PGIMER to instal equipment to sanitise mobile phones

On Tuesday, PGI officials said that the issue has already been discussed by the Institute’s infection control committee.

Written by Adil Akhzer | Chandigarh | Published:February 8, 2017 4:55 am
File photo of PGIMER Chandigarh. Express Photo file photo After studies and experts have pointed out that use of mobile phones inside hospitals, especially in critical areas, could become a source of spread of infections, the Postgraduate Institute of Medical Education and Research (PGIMER) is planning to instal equipment in operation theaters which will sanitise mobile phones and other hand-held gadgets. (Source: Express Photo)

After studies and experts have pointed out that use of mobile phones inside hospitals, especially in critical areas, could become a source of spread of infections, the Postgraduate Institute of Medical Education and Research (PGIMER) is planning to instal equipment in operation theaters which will sanitise mobile phones and other hand-held gadgets. Recently, the Indian Council of Medical Research (ICMR) said that in a study about mobile phones and pathogens, of the total participants, 81.8% had mobile phones and 80% hand swabs showed bacterial pathogen growth.

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On Tuesday, PGI officials said that the issue has already been discussed by the Institute’s infection control committee.

“We are aware of the problem,” Dr R K Sharma, head of department, plastic surgery, PGI, as well as chairman of its infection control committee told Chandigarh Newsline. “After the issue was discussed, and to prevent the problem, the Institute is planning to install equipment,” he said. “The idea is to sanitise the mobiles and other hand-held equipment of anyone who enters the operation theater. Initially, we are planning to install it in a few OT’s, and if it is successful, we can take the initiative further,” said Sharma.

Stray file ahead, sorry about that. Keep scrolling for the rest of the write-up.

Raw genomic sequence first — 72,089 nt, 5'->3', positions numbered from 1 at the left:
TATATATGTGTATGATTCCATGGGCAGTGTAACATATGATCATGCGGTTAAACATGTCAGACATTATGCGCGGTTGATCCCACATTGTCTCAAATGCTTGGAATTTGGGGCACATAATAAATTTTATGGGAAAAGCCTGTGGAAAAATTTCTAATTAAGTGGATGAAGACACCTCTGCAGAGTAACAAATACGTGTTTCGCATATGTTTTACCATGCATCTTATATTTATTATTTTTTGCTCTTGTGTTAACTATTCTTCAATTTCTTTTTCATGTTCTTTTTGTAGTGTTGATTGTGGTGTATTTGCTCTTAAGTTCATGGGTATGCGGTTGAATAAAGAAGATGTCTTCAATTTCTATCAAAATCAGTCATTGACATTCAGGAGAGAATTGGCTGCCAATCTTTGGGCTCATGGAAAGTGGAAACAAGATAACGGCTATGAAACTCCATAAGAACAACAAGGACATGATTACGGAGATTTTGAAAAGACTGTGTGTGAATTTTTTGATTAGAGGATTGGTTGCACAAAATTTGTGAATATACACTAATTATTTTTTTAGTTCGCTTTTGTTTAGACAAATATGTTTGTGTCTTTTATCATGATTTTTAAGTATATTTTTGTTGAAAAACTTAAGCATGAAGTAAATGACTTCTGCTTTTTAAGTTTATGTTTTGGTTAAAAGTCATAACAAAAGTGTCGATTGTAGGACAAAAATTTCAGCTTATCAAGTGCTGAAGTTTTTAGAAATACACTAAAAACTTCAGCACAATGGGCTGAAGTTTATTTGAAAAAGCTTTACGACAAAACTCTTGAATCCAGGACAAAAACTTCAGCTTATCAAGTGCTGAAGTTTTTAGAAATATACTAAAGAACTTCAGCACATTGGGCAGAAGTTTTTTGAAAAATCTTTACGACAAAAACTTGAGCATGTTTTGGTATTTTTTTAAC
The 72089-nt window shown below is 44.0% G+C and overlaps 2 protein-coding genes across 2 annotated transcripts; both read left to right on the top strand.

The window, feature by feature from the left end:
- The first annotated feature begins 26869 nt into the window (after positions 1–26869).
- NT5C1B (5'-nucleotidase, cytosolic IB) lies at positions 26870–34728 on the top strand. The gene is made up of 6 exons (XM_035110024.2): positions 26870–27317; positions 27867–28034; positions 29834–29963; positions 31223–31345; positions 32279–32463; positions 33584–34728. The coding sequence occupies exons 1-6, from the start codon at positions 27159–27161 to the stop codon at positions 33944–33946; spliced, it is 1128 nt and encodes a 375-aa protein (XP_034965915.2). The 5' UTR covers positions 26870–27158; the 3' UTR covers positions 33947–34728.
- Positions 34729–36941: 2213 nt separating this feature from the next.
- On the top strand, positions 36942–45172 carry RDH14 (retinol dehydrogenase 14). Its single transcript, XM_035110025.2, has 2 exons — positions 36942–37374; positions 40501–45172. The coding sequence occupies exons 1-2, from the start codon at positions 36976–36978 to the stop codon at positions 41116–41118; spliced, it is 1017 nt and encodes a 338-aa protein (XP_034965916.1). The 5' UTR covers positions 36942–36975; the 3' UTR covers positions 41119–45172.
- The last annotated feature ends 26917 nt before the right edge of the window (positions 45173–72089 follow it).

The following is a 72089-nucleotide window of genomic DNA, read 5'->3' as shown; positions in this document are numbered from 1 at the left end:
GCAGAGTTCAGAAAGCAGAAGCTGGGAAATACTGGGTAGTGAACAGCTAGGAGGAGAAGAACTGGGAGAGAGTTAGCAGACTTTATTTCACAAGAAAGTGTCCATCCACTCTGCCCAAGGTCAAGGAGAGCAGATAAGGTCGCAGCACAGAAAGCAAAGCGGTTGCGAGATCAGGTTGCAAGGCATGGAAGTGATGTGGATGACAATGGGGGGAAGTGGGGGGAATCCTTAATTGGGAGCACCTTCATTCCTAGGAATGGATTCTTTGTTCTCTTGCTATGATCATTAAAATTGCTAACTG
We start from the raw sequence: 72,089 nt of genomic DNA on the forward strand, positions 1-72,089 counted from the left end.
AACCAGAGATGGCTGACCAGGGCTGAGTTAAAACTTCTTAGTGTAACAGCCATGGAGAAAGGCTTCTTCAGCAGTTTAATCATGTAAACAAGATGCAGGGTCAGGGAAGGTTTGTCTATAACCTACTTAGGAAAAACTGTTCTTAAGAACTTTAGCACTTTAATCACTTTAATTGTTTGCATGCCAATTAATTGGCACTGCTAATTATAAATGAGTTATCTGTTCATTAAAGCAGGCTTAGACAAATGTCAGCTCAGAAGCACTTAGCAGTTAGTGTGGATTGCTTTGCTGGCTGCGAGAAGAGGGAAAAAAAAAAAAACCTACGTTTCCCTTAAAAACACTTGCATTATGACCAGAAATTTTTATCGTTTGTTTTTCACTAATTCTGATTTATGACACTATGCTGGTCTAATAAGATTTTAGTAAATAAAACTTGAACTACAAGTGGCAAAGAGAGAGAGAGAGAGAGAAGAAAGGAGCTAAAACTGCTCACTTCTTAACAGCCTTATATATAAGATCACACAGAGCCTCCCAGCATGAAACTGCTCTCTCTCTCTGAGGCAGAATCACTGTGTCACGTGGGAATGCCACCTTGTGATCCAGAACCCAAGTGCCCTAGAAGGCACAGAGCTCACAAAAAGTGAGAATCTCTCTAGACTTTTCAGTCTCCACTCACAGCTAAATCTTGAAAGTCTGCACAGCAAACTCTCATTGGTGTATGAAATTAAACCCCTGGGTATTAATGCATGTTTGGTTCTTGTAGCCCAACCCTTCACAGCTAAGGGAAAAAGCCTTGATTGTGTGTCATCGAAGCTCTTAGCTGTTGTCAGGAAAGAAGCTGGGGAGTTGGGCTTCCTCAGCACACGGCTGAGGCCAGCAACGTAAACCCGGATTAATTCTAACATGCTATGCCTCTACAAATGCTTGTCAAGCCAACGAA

According to the health ministry, following the ICMR flagging the issue, Directorate General of Health Services said, “There is risk of spread of infection with the same mobile phone set being handled by different people without taking proper precautions for hand hygiene.”

At PGI, microbiology experts said that infections spread by mobile phones are “horizontal transmission.”

“Everyone keeps mobiles in pockets. Even after you wash your hands, you again come in contact with the phone and then the patient it touched. The mobile is the carrier of the bacteria,” Dr Arunaloke Chakrabarti, HoD of microbiology, PGI, told Chandigarh Newsline.

Recently, a study conducted by the PGI found that the level of fungal spore burden in the air at the Institute was recorded higher than the accepted limits. Experts then said that corrective measures are required to end the problem.

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